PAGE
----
I need a specific level of coordinated chaos in my sewing or I know I’ll abandon the project. My life has gotten much easier after I started fighting myself and this is an easy way to give in.

Half Yard Bundles

Most fabric collections have 20-30 fabrics which isn’t enough fabric if you’re using fat quarters, but it is if you’re using half yards!

Cutting the number of fabrics back will make your quilt less scrappy overall, which might be your vibe anyway. It also gives you a lot more options for fabric lines.

I almost went this route, I was really tempted to use The Old Garden half-yard bundle. I loved the rich colors and the deep blue is almost the color of my bedroom walls.

Honestly, I have (some) of the fabric I am using and I’m still second-guessing myself so maybe I’ll make a quilt with that fabric in the future.

Imaginary FlowersFlower PressFruit LoopDandi Duo

Even though they aren’t exact I was able to mock up a few different blocks using Electric Quilt. Let me know what your favorites are in the comments!

Mixing Collections

I’m very picky about color so I rarely mix collections but I know a lot of designers create their fabrics to coordinate and it can give you gorgeous results.

When it comes to mixing collections my mind immediately goes to Kim Diehl. She has a very distinctive style that carries through all of her fabric lines with her use of bright, saturated colors and grandma couch prints (I mean that in the nicest way possible).

Vintage Sunburst Quilt block mock up in Quiet Grace Fabric by Kim Diehl

After some soul searching (I realize it’s not that deep but also it is) I decided that my dream Vintage Sunburst quilt would be a chaotic mix of colors on a dark background.

If I’m going to be putting this much effort into a billion tiny pieces I want each and every one of them to show!

Vintage Sunburst Quilt mock up in Quiet Grace & other Kim Diehl fabrics

Right now I’m waiting for Quiet Grace to be released but in the meantime, I’ll be working with the Kim Diehl Scrappy Bundle and a black background print.

I’ll be using a few different black prints for the background, I plan to stick to one background for each block but that could change as we go!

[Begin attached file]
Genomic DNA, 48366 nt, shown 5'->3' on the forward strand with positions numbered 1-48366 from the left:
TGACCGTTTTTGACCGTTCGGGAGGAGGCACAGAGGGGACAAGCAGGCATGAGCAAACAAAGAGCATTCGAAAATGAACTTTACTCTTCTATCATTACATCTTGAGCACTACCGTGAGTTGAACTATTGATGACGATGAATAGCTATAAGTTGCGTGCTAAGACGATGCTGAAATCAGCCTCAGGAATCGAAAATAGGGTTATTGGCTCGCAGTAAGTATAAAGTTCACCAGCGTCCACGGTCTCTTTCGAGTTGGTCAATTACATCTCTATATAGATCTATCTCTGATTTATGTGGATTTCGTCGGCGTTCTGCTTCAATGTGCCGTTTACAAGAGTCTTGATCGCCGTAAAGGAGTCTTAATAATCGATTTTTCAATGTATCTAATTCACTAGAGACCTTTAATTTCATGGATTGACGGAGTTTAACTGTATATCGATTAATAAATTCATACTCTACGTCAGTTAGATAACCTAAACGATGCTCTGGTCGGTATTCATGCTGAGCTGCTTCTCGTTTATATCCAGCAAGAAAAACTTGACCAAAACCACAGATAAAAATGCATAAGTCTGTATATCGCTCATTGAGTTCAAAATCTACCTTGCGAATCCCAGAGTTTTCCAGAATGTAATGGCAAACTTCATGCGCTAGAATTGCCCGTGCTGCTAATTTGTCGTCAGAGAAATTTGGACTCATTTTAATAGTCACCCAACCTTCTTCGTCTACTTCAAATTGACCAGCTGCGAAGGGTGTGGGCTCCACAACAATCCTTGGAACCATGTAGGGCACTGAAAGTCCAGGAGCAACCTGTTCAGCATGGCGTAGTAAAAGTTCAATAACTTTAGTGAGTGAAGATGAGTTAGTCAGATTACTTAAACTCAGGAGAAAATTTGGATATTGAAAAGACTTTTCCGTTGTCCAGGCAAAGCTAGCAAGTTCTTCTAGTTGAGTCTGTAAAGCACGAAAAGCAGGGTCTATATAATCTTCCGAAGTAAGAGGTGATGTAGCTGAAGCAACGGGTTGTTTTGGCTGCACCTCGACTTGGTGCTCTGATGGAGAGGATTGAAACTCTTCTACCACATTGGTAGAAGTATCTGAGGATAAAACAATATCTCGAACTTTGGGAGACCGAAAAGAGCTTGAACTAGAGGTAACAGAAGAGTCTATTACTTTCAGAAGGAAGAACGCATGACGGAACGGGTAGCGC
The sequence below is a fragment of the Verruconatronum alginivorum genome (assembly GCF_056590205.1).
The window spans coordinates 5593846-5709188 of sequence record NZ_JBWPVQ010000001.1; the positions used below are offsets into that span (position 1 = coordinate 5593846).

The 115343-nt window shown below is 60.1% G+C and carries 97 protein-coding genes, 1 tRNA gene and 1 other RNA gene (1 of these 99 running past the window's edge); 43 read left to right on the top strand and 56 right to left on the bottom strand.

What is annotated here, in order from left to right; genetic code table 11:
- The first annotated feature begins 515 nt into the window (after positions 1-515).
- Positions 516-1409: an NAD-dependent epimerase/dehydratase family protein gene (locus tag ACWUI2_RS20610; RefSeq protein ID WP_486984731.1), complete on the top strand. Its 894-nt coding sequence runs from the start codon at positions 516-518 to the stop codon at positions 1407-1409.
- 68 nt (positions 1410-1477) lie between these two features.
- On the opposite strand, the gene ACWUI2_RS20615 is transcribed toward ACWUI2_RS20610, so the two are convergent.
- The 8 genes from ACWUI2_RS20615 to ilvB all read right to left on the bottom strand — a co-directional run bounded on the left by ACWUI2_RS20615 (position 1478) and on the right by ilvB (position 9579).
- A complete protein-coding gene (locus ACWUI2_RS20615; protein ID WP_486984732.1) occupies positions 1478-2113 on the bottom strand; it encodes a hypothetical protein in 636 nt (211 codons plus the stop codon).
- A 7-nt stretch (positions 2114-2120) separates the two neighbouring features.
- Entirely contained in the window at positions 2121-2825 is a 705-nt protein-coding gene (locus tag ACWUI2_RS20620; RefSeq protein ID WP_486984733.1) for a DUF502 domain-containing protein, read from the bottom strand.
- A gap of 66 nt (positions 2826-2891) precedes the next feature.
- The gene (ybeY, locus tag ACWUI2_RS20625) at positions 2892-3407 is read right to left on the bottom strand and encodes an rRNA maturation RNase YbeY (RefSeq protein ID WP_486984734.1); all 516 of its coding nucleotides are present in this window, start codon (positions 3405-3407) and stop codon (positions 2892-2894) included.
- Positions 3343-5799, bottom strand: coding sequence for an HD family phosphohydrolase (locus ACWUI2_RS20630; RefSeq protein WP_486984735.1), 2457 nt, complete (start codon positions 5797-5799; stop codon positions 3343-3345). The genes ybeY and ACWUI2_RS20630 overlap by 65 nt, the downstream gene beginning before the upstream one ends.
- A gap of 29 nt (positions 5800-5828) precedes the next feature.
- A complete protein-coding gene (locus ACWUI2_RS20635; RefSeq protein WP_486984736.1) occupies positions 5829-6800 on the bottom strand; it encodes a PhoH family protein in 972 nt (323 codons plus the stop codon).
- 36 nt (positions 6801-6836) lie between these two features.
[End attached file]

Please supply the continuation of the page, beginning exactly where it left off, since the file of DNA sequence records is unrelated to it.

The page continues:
Once you’ve settled on your fabric and you’ve got your paper pads in hand you can get into the real meat and potatoes.

four foundation paper sheets laid out to show a single Vintage Sunburst block

The first thing you’ll need to do is cut apart the sections of the block. Each sheet of paper makes 1/4 of a block and you need to cut the 3 sections apart on the dotted lines.

Organization is my nemesis and I know the sheets are safest in their little pads so I’ll be doing this step immediately before I start sewing.

I’ll be making 4 blocks a month from January through September and that’s a long time for me to not lose anything.

fabric rectangles for a single Vintage Sunburst foundation paper piecing sheet

There is a cheat sheet on the back of the cover that gives you all the measurements for cutting your fabric for each section.

It wasn’t until I read this that I realized that you’re supposed to use the background prints for the small center sections. I’ve made exactly one 1/4 of a block and I’m committed to my chaotic vision (and those small sections are perfect for using up scraps!).

The only way I can keep up with projects like this is with a project box (or bag) where I can keep everything together. I’m usually sewing 3-300 projects at the same time and it gets chaotic quickly!

Right now I’ve got my fabric, pattern, and papers chilling in a clear tote with a lid to keep my cat from taking up residence.

Will you be sewing along?

Check out my Quilting page for more info or start here: